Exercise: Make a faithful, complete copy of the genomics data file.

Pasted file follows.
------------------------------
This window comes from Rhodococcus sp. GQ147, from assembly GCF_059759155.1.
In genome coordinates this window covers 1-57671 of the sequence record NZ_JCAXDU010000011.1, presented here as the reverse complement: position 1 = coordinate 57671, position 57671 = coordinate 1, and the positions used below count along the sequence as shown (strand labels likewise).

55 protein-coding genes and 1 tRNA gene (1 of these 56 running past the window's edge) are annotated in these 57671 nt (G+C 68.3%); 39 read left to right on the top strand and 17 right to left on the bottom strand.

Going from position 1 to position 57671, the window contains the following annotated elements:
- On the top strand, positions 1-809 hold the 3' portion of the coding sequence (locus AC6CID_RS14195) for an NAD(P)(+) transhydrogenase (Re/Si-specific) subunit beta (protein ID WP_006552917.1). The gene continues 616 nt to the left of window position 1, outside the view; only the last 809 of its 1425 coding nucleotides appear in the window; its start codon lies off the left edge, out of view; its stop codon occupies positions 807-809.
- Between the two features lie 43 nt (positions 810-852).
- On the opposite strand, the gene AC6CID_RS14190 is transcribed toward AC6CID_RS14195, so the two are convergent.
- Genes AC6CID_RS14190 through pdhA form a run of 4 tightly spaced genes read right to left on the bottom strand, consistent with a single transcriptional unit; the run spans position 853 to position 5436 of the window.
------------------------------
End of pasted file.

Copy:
This window comes from Rhodococcus sp. GQ147, from assembly GCF_059759155.1.
In genome coordinates this window covers 1-57671 of the sequence record NZ_JCAXDU010000011.1, presented here as the reverse complement: position 1 = coordinate 57671, position 57671 = coordinate 1, and the positions used below count along the sequence as shown (strand labels likewise).

55 protein-coding genes and 1 tRNA gene (1 of these 56 running past the window's edge) are annotated in these 57671 nt (G+C 68.3%); 39 read left to right on the top strand and 17 right to left on the bottom strand.

Going from position 1 to position 57671, the window contains the following annotated elements:
- On the top strand, positions 1-809 hold the 3' portion of the coding sequence (locus AC6CID_RS14195) for an NAD(P)(+) transhydrogenase (Re/Si-specific) subunit beta (protein ID WP_006552917.1). The gene continues 616 nt to the left of window position 1, outside the view; only the last 809 of its 1425 coding nucleotides appear in the window; its start codon lies off the left edge, out of view; its stop codon occupies positions 807-809.
- Between the two features lie 43 nt (positions 810-852).
- On the opposite strand, the gene AC6CID_RS14190 is transcribed toward AC6CID_RS14195, so the two are convergent.
- Genes AC6CID_RS14190 through pdhA form a run of 4 tightly spaced genes read right to left on the bottom strand, consistent with a single transcriptional unit; the run spans position 853 to position 5436 of the window.